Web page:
Microburst, Experimental simulation, Ring vortex, Macro-flow dynamics
Severe thunderstorm is an important weather phenomena, which impact on aviation, space vehicle launching, agriculture in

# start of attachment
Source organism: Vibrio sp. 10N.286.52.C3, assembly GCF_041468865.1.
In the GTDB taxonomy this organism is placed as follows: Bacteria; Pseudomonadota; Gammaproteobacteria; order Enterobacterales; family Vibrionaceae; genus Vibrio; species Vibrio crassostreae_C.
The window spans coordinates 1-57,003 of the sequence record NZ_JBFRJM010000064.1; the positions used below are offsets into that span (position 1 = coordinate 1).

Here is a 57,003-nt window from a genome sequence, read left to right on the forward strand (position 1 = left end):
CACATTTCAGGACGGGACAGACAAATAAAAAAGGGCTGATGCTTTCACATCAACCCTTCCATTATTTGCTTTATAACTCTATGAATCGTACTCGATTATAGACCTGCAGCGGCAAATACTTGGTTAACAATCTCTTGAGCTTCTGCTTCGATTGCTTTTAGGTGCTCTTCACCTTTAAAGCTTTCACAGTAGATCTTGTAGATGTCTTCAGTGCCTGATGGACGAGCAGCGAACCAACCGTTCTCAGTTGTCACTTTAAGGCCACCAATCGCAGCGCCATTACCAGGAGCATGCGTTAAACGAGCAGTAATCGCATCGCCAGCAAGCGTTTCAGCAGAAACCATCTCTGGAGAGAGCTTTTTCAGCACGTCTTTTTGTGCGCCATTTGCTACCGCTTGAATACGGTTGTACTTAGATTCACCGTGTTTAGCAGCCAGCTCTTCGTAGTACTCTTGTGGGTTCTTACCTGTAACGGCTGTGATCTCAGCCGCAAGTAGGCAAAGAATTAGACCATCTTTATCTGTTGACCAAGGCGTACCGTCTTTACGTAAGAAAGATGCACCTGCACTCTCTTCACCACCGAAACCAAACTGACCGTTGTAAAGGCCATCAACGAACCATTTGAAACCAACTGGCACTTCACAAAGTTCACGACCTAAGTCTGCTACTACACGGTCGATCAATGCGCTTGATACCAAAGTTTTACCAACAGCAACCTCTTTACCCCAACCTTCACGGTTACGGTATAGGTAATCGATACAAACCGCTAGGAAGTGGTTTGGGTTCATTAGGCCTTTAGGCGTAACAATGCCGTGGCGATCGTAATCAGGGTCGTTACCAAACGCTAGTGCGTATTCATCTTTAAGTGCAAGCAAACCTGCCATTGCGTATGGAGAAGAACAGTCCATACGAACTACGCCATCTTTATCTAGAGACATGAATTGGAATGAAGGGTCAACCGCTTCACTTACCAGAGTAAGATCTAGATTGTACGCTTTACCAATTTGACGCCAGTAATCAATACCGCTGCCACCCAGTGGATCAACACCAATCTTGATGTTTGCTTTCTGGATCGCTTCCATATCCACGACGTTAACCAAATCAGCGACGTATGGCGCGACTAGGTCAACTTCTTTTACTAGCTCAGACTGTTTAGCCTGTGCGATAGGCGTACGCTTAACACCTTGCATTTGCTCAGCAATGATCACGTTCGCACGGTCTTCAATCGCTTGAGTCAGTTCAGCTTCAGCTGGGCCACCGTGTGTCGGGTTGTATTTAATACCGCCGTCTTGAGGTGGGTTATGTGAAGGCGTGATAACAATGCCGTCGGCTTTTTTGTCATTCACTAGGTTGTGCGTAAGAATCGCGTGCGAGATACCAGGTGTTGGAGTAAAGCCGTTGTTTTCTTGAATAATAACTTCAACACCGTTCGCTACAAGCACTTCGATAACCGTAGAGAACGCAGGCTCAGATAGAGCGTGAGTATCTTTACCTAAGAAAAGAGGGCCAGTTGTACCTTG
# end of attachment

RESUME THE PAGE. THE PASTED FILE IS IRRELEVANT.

addition to its damage potential to life and properties. One of the most important event in the thunderstorms is the “Downburst”. It consists of slow rotating column of air, which burst violently after reaching the ground. It is believed that a downburst is generated when the upward moving moist buoyant air can no longer be sustained above and subsided into downdraft. The flow due to downburst impacts on the ground and spreads outward in different directions. Downbursts are classified as either microburst or macroburst depending on their horizontal extent of damage. In this work, an attempt has been made to simulate the dry microburst (microburst not accompanied by rain) experimentally using the impinging jet model for investigating the macroflow dynamics and scale (Reynolds number) dependency of the downburst flow. Flow visualization is done using a smoke generator for understanding the flow dynamics.